TX: Underlying class action suit
Facts: The case arises from a class action suit that was filed by attorney’s on behalf of all chiropractors in Texas against various insurance companies who refused or delayed payment of the doctors’ bills for services to patients. The class was never certified and during the period between the filing and dismissal of the class action, settlements were entered and approved for some of the named clients. The other named clients, who were left out of the settlements, sued their attorney’s for fraud and breach of fiduciary duty a settlement was reached. The unnamed clients intervened in that case asserting similar claims and a separate trial was ordered. Both the clients and attorneys filed for summary judgment. The court granted summary judgment for attorneys and clients appealed.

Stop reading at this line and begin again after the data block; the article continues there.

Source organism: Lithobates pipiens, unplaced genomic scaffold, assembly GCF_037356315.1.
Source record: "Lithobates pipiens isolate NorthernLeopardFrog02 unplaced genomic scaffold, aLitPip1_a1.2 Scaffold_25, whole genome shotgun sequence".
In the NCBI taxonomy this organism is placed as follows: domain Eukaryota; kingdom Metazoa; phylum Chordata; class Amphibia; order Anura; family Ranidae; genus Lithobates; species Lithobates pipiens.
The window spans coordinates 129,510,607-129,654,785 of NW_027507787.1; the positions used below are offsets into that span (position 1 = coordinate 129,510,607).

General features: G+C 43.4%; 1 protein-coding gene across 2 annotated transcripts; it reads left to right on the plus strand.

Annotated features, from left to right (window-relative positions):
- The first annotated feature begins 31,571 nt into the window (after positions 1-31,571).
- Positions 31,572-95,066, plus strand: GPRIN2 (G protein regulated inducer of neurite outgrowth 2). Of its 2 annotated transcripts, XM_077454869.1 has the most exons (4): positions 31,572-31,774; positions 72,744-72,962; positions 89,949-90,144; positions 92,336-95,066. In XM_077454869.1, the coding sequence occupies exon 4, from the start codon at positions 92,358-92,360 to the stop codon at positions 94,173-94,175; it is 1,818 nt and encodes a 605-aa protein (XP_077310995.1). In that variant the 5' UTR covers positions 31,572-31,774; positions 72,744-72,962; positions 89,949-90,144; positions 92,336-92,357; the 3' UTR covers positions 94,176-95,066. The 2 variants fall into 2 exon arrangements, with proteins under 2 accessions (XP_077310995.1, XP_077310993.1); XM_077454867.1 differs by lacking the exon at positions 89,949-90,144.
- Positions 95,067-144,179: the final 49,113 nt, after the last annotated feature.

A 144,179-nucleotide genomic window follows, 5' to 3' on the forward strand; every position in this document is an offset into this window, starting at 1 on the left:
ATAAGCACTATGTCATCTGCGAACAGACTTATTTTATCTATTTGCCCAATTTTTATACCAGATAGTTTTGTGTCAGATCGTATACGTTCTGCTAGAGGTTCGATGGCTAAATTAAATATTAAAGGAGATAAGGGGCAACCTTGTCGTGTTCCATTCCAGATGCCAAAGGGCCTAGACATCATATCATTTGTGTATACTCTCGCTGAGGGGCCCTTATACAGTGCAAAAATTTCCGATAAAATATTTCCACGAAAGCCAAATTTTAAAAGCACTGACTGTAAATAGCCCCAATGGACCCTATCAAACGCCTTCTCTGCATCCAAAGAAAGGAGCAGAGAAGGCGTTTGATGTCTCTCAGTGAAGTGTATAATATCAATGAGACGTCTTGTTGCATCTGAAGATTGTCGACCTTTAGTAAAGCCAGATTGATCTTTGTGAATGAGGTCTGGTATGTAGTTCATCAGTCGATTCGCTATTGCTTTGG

Issue: Whether there is an implied attorney client relationship upon filing a class action suit will all potential class members?
A lawyer’s professional duty generally does not extend to persons whom the lawyer never represented, even where the lawyer’s work was intended to benefit them. A class action may be maintained only by order of the trial court. See Tex.R. Civ. P. 42(c)(1). Until a trial court determines that all prerequisites to certification are fulfilled, there is no class action, the case proceeds as an ordinary lawsuit, and attorneys for named class members have no authority to represent or act on behalf of the unnamed class members. Under these circumstances the named class member’s attorneys owe no duty to any unnamed class members.
Lesson: There is no attorney client relationship or fiduciary duty owed to all potential class members once a class action suit it filed.
Posted in: Texas